Posts tagged poinsettia

Perfect Poinsettias

The following is by Linn County Master Gardener Claire Smith:

 

My friend Ken used to say the only good poinsettia is a red poinsettia.    Did you know that:

o   Almost 75% of Americans still prefer red poinsettias over other colors.

o   Poinsettias were introduced into the U.S by Joel Poinsett, our first ambassador to Mexico, in 1825.

o   December 12th is National Poinsettia Day.

o   Ninety percent of all poinsettias are exported from the United States.

o   More than 60 million poinsettias, worth more than $200 million, are sold each holiday season.

o   Poinsettias are the most popular flowering potted plant, even though most are sold in a six-week period before Christmas.

o   The showy colored parts of the poinsettia are called bracts and are technically leaves.

o   Poinsettias are not poisonous.

How do you pick the perfect poinsettia? 

o   Healthy plants have a full complement of dark green leaves that are free of brown edges.

o   The bracts should be fully colored and not damaged. 

o   Check the true flowers in the center of the bracts.  They should be greenish-yellow and sometimes have pollen.

o   Wrap the plant carefully to carry it home to prevent injury from cold temperatures outdoors.

o   Place the plant in a bright, well-lit location, away from drafts.  Ideal temperatures are 60-70F daytime, 55-60F at night.  

o   Water thoroughly when the surface soil dries out, but pour excess water out of the saucer.  

o   Wait to fertilize until early spring.

So, enjoy the poinsettias in your favorite holiday color scheme as they are now also available in pink, white, peach, plum, yellow, cranberry, marbled, spotted and can even be dyed blue!

 

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Fresh trees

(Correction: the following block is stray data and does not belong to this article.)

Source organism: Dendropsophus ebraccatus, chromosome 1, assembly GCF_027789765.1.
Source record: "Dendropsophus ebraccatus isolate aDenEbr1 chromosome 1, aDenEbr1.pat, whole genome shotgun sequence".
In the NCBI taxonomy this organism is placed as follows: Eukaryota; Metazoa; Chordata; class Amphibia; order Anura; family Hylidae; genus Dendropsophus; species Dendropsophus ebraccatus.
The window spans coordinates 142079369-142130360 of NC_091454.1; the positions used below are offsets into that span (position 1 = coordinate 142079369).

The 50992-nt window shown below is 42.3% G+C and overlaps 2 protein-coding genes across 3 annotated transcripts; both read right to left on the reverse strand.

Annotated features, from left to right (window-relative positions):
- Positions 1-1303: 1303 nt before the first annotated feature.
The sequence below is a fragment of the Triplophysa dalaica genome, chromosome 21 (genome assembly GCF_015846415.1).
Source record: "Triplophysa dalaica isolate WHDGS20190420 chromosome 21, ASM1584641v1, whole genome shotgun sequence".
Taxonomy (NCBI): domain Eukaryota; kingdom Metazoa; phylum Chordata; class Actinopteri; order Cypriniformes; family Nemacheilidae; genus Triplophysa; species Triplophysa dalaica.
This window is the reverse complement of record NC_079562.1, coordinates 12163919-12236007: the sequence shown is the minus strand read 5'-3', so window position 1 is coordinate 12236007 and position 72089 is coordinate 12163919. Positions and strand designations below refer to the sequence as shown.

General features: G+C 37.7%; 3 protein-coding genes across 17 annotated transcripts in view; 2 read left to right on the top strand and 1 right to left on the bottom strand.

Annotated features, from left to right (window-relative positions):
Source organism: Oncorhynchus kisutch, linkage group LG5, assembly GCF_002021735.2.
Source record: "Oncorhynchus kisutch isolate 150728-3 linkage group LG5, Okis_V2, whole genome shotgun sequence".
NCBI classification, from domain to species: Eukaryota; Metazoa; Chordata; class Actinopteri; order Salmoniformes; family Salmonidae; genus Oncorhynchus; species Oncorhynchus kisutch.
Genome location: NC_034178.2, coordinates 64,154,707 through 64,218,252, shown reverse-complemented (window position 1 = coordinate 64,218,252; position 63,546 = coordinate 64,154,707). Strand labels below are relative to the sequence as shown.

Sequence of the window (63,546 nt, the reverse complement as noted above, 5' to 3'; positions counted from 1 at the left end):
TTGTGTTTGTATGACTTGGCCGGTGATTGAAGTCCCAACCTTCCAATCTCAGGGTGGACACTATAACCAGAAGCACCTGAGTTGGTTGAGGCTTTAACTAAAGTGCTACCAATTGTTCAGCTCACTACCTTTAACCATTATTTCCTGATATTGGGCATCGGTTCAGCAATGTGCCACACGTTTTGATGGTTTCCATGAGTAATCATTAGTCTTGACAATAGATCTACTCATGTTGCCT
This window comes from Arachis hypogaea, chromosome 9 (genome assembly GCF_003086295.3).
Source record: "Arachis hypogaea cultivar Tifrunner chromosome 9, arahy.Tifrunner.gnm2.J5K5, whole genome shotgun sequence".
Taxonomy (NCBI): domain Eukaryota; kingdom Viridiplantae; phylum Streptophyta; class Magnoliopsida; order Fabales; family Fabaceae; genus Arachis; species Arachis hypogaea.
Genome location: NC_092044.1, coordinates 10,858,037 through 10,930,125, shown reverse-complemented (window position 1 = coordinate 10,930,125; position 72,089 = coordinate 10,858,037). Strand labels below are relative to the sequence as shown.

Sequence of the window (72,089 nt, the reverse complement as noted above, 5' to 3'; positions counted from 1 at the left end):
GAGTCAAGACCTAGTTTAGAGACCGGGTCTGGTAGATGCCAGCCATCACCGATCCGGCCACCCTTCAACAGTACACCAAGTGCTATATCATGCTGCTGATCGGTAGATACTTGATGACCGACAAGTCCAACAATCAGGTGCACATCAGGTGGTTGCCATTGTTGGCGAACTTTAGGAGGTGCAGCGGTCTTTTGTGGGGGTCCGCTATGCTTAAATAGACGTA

The following is by Claire Smith, Linn County Master Gardener:

 

Years ago when pizza delivery was first invented, we invited another family for pizza.   We ate, and then we adults moved to the living room.  At that time, the kitchen heat source in this old house was a Ben Franklin stove.  The kids decided that they would clean up for us (a pleasant surprise!)  Several minutes later, we sensed a smell only describable as HOT.  Running into the kitchen, we discovered the kids had shoved the empty pizza boxes into the stove.  The grease had heated the chimney to a vivid red.  Yes, Virginia, vivid red!  Needless to say we were extremely lucky to have a house left to celebrate the upcoming Holidays! 

It’s getting that time of year for kids to nestle in their beds and think of Sugar Plums and numerous other Holiday pleasures.  It’s also time for families to remember one of the most important items about the holidays that we seldom consider.   Safety!  

Use “live” greenery wisely.  Be certain the garland draped on the mantle is secured adequately.  Evergreens burn like tinder.  Flames flare out of control sending sparks flying into the room and igniting creosote deposits in the chimney. 

The same holds true for those beautiful candles that you place so strategically in the evergreen centerpiece.  Do not leave lit candles unattended. 

Create a family tradition and cut down a live tree at a tree farm.  Fresh trees stay greener longer.  Fresh needles will stay on branches longer and don’t break when bent.   Trim away low branches that will impede the tree from being secured in a sturdy, water-holding stand. Keep water in the stand while the tree is indoors.  Place the tree away from any heat source:  think fire as well as drying out the tree.  If you do purchase a tree from a store or organization, cut an additional two inches off the trunk to expose fresh wood to provide better water absorption. 

For those of you using artificial trees, look for a statement stating the tree is fire resistant prior to purchasing it.  And never, never use electric lights on metallic trees.

Pet and kid proof your trees.  Thin guy-wires can secure trees to walls or ceilings and prevent curious little hands and paws from pulling or knocking   trees around.  Avoid use of extension cords.  A child or pet tangled in an extension cord could cause utter disaster in your home.

Christmas Cactus, Poinsettias, Mistletoe, Holly Berries or any other Christmas plant may cause illness in kids and pets if ingested. 

My husband used to say, “Slow down.  You move too fast.”  I’ve learned.  I took my lesson from the Christmas morning when I thought I could dry one more load of clothes before the extended family arrived and started a mischievous kitten on the ride of his life in the dryer.  Fortunately, I knew the thumping wasn’t normal and immediately rescued a very dizzy, but otherwise o.k. feline.  Common sense is the best plan.  Use it!

 

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